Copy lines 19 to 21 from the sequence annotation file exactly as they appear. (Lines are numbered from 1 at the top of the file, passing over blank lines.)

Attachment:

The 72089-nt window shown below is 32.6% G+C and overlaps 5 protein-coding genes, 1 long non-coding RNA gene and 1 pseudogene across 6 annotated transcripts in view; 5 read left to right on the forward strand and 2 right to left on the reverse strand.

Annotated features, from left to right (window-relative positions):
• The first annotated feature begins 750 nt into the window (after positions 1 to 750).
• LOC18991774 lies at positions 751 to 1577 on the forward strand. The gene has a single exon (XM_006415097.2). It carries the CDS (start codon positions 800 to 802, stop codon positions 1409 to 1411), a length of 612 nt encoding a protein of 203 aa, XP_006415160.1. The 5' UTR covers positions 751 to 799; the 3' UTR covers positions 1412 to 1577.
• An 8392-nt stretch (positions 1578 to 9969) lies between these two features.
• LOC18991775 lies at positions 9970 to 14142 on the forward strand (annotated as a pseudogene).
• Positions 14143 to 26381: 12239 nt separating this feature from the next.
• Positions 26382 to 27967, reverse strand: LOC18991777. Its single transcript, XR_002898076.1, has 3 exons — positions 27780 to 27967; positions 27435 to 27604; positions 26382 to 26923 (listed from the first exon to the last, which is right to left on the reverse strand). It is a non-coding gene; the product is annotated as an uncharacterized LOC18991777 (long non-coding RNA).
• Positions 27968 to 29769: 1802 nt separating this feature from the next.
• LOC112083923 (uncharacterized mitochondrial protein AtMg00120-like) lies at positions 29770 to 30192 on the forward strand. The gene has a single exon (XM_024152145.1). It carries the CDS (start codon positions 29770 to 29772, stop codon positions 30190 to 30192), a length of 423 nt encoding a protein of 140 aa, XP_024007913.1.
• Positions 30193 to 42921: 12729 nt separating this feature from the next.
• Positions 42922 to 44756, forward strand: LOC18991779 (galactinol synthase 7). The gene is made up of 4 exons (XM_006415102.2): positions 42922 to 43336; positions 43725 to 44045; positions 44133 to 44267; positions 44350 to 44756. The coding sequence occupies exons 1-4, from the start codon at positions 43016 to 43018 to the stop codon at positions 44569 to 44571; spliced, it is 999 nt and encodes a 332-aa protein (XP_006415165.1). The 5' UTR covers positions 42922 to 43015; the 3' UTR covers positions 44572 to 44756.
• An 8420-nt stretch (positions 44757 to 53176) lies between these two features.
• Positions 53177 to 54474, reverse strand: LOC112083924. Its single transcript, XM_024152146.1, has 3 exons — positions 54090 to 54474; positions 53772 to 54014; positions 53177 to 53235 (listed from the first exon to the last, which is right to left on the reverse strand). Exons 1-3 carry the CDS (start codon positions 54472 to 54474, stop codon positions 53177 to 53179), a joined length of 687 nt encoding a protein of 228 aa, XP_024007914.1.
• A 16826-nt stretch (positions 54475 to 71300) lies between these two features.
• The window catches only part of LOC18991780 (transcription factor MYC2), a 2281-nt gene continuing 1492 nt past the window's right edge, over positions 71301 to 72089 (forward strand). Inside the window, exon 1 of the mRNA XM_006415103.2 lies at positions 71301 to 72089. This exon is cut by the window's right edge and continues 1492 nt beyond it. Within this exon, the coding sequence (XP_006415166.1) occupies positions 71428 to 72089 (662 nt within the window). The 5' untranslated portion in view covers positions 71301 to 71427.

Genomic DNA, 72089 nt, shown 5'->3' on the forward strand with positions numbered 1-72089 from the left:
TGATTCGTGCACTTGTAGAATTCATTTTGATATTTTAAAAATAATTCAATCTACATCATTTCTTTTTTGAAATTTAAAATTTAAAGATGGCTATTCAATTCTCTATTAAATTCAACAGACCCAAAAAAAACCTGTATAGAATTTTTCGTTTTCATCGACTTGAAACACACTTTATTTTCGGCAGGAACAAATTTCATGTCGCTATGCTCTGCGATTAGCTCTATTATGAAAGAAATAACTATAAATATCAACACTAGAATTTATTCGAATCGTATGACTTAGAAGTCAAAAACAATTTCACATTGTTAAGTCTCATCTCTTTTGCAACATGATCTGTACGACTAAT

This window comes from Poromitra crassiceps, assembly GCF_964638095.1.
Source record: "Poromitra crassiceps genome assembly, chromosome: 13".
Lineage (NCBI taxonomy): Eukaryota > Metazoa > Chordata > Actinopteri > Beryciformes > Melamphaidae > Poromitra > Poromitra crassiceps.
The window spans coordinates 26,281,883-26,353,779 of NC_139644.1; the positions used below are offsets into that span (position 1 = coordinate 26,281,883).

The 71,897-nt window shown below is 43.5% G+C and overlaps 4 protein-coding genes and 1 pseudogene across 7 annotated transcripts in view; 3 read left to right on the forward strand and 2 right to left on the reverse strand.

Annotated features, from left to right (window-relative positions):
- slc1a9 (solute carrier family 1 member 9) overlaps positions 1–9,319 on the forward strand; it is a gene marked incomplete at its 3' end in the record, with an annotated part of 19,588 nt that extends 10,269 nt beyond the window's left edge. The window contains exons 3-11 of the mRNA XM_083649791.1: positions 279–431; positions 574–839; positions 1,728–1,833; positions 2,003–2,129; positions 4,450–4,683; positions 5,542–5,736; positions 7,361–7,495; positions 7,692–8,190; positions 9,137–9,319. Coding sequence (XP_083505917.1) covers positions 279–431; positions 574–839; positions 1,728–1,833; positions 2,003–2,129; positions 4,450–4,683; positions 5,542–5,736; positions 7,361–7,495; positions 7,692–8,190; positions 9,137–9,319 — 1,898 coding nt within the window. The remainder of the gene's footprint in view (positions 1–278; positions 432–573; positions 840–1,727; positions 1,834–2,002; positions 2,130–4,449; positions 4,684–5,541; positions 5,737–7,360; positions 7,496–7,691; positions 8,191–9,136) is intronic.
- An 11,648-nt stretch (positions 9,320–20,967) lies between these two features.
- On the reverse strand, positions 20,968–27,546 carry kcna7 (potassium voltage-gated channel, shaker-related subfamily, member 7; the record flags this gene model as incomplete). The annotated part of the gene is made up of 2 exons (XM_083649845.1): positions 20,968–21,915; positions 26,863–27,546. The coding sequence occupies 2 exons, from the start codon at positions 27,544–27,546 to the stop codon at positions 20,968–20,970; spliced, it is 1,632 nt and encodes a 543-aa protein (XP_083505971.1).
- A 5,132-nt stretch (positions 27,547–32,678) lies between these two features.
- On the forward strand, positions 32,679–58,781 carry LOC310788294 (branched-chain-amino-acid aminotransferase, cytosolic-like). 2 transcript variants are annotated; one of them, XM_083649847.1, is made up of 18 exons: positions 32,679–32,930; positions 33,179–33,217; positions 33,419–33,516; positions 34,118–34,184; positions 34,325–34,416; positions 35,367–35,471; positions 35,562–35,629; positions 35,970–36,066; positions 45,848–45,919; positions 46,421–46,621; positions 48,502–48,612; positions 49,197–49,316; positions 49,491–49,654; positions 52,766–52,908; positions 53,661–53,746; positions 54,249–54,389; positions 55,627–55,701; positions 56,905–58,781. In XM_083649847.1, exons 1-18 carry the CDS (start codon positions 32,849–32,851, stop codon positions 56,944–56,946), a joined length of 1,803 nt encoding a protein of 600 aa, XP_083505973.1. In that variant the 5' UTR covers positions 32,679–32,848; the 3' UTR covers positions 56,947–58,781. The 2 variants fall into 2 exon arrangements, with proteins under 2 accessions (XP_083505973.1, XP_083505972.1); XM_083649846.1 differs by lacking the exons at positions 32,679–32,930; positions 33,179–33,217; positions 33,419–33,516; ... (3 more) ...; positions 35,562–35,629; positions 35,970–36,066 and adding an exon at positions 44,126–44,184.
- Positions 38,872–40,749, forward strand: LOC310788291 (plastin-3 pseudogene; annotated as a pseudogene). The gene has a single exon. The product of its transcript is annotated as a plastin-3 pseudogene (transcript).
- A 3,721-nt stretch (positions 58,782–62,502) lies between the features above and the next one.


This window comes from Poromitra crassiceps, assembly GCF_964638095.1.
Source record: "Poromitra crassiceps genome assembly, chromosome: 13".
Lineage (NCBI taxonomy): Eukaryota > Metazoa > Chordata > Actinopteri > Beryciformes > Melamphaidae > Poromitra > Poromitra crassiceps.